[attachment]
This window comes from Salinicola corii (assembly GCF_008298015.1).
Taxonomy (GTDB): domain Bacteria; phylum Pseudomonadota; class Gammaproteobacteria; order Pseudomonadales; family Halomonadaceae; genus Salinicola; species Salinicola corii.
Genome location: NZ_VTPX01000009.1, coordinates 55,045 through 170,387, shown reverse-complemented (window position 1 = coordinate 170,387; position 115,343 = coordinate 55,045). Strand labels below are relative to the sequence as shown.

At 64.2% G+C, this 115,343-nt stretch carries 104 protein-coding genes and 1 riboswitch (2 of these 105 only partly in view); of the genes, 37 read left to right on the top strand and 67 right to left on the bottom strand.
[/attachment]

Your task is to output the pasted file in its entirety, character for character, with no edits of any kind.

This window comes from Salinicola corii (assembly GCF_008298015.1).
Taxonomy (GTDB): domain Bacteria; phylum Pseudomonadota; class Gammaproteobacteria; order Pseudomonadales; family Halomonadaceae; genus Salinicola; species Salinicola corii.
Genome location: NZ_VTPX01000009.1, coordinates 55,045 through 170,387, shown reverse-complemented (window position 1 = coordinate 170,387; position 115,343 = coordinate 55,045). Strand labels below are relative to the sequence as shown.

At 64.2% G+C, this 115,343-nt stretch carries 104 protein-coding genes and 1 riboswitch (2 of these 105 only partly in view); of the genes, 37 read left to right on the top strand and 67 right to left on the bottom strand.